In sketching a historical account of what happened to the Palestinians since the beginning of the British Mandate after the First World War, Munir Fasheh who contributed a chapter on PALESTINIAN CHRISTIAN IDENTITY, seems to be unable to distinguish between official policies and actions of Western governments and the attitude of Christians living within the West. He states on page 64:
The distortion of the world has been accomplished through an elaborate ideological structure and through European hegemony, of which Western Christianity has been an integral part. That Western Europeans governments were expanding their empires is a fact. But one may not charge Western Christians for all the wrong policies of their governments. It is extremely doubtful that the Balfour Declaration of 1917 which declared the British Government's favor for the establishment of a national home for the Jews in Palestine, was the result of a Christian demand for such a home.
The contributors to the various chapters of the book have been living under severe pressure due to the oppressive nature of the Israeli occupation. This explains the anguished style of their essays. Suad Younan, a Palestinian women who serves as coordinator of women's groups in Lutheran churches throughout the West Bank writes about her assessment of the help received from Liberation Theology:
"Nowadays, there has developed in the world a theology of liberation, which seeks to meet the distress of the people on the basis of the biblical message. As a Palestinian, I regard liberation theology as an essential expression of faith in the message of Christ, to liberate woman and man without discrimination of gender and race. As a Christian, I see Jesus as a unique revelation of true humanism and personhood, for he helps us to understand our personhood. His life displays characteristics of love and compassion. In him, women and men, oppressed and oppressor, are set free to work together on behalf of the liberating purpose of God."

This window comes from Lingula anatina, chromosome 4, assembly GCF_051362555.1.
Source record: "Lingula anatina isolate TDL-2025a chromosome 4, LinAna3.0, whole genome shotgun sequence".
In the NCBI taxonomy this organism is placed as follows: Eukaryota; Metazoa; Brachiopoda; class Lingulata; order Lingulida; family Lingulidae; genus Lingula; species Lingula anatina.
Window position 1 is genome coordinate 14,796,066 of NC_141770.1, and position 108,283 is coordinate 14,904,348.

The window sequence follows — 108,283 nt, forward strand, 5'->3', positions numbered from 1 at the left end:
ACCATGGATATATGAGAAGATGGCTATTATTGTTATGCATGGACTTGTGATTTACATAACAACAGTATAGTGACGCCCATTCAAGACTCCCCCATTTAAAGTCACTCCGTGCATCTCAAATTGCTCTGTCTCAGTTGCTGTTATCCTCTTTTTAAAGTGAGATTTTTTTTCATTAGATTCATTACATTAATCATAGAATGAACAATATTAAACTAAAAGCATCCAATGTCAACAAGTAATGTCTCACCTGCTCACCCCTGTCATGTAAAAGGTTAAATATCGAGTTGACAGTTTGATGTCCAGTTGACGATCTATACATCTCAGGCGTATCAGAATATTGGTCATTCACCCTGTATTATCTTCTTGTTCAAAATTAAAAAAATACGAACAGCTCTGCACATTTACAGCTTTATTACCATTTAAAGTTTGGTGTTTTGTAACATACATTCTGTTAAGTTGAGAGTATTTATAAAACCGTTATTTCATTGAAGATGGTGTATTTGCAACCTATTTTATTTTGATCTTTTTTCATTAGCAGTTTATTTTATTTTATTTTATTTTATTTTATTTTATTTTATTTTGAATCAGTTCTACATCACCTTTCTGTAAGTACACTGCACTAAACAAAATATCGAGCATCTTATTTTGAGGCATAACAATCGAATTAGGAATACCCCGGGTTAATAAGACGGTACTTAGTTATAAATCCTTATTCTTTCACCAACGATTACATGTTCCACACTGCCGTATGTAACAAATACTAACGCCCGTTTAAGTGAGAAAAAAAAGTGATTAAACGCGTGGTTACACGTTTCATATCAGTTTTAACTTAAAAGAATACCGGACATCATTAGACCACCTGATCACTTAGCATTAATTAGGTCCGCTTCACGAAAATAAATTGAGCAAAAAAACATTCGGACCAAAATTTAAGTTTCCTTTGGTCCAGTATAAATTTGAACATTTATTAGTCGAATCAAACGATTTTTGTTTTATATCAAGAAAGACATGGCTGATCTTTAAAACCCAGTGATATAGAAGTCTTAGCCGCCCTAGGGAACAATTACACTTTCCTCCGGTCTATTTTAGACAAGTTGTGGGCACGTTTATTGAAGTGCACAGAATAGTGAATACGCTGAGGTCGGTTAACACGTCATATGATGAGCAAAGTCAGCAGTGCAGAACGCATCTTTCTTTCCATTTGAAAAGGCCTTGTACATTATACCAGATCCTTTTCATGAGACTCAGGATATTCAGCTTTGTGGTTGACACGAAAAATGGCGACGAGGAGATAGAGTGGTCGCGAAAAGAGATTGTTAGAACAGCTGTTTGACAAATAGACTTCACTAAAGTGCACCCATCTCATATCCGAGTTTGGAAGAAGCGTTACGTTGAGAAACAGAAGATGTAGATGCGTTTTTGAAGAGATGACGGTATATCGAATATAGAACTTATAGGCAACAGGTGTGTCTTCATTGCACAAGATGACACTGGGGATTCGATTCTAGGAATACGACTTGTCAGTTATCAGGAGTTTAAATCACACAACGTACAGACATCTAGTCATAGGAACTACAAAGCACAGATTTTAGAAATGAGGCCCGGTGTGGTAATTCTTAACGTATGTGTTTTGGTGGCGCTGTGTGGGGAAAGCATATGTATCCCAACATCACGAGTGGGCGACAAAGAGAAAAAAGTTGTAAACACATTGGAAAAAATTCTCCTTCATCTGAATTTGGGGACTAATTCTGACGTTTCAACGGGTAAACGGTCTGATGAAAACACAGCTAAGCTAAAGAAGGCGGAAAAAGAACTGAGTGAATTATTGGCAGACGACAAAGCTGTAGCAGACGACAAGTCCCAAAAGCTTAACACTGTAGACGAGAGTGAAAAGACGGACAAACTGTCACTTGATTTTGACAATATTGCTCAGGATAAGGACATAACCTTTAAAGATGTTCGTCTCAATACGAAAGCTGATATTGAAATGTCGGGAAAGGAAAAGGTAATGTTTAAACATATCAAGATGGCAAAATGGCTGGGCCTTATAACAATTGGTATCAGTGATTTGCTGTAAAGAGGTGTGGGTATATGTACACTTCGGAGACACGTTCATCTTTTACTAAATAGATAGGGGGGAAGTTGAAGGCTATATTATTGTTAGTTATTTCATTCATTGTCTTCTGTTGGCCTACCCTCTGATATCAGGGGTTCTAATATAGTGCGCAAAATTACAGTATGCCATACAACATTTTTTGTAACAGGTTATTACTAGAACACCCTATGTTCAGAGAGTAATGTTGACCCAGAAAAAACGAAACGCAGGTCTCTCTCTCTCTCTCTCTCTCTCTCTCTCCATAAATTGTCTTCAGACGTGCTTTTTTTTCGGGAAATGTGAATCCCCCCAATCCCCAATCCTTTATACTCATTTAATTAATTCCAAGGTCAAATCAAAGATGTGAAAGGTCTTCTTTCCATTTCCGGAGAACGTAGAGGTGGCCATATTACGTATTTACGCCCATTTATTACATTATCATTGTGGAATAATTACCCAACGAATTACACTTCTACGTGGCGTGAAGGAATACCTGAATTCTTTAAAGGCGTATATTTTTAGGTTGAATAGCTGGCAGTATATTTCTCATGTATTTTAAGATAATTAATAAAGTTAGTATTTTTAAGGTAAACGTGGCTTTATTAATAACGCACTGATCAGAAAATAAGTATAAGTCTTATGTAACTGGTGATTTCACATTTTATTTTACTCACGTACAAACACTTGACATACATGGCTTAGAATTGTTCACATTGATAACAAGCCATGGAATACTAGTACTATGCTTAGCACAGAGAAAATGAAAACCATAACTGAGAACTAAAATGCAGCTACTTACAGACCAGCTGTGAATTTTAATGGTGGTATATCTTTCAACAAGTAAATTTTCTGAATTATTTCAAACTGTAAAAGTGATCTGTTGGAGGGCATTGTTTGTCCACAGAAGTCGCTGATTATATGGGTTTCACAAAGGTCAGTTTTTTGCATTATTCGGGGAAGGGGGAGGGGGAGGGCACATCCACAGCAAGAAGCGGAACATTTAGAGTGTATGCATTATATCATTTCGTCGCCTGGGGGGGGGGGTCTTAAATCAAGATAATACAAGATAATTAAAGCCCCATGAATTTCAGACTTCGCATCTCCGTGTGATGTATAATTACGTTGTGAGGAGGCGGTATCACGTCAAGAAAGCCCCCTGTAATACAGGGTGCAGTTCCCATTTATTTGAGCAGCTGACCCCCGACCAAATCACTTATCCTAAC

There is no mention of sin, atonement and salvation from the power of the evil one. No doubt Palestinians do need freedom and self-determination. But should the elaboration of a "Palestinian" theology be pursued at the cost of exchanging Apostolic Christianity for liberation theology? The salvation which is set forth in most of the chapters of this book is purely horizontal. Matters of the here and now are important within the Christian tradition, but not at the expense of ignoring the vertical dimension of the faith.
The first response to THE QUEST FOR PALESTINIAN THEOLOGY forms the fifth part of the book. The contributor is Marc Ellis, a Jewish theologian who directs the Justice and Peace Studies Program at the Maryknoll School of Theology. He deplores the ignoring of the Palestinian problem in the regular dialogues which go on between Christians and Jews in North America. His words are very harsh, but one can understand the agony of soul which prompted them: